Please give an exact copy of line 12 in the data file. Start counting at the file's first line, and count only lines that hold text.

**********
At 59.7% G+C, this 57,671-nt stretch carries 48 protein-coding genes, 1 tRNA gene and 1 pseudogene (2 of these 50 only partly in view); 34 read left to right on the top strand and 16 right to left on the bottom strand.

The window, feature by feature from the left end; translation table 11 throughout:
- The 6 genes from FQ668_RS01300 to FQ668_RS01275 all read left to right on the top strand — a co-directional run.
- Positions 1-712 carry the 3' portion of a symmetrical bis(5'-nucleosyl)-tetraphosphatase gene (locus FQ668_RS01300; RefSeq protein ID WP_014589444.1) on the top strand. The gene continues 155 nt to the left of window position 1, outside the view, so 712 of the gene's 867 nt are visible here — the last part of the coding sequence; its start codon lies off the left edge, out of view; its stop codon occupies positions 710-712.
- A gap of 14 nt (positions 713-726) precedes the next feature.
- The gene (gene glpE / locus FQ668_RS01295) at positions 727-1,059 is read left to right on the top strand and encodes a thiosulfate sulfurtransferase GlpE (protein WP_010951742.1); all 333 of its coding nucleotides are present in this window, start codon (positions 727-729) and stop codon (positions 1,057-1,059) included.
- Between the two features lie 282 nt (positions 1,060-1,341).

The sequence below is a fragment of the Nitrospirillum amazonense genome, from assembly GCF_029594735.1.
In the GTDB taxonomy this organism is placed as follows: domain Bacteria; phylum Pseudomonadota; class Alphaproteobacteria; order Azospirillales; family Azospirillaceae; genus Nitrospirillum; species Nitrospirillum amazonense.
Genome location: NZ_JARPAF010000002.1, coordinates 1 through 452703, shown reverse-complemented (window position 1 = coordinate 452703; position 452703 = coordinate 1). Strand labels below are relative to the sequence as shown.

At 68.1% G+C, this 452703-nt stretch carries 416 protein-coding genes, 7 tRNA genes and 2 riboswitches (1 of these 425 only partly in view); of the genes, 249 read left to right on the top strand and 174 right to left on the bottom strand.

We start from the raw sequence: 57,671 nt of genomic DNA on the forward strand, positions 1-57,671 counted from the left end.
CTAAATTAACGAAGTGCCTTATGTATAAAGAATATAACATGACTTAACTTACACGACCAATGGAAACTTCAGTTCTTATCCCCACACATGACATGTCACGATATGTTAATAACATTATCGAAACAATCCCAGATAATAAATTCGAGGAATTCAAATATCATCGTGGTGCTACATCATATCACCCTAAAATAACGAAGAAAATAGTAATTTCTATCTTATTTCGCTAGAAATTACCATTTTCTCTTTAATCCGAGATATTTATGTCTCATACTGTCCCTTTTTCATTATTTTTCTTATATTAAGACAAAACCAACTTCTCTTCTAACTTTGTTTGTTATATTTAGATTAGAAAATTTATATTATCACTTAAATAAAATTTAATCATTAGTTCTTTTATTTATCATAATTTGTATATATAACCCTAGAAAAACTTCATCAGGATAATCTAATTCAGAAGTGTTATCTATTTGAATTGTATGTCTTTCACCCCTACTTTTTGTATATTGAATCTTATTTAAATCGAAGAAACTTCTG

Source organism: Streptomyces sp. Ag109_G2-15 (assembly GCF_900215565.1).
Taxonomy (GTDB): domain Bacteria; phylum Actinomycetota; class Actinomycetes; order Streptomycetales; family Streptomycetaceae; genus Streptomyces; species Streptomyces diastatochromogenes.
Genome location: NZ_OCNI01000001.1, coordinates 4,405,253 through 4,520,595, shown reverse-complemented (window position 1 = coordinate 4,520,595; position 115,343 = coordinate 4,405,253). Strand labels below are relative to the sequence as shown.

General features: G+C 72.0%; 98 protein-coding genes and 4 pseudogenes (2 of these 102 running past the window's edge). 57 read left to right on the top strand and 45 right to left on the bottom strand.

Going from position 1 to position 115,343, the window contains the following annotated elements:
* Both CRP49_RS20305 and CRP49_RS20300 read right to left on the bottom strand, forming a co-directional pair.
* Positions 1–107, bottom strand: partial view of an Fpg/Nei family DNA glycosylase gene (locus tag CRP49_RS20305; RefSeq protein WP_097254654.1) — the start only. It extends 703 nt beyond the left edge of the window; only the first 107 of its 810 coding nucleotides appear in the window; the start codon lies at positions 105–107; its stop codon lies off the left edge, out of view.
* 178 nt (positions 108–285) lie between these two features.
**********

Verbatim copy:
We start from the raw sequence: 57,671 nt of genomic DNA on the forward strand, positions 1-57,671 counted from the left end.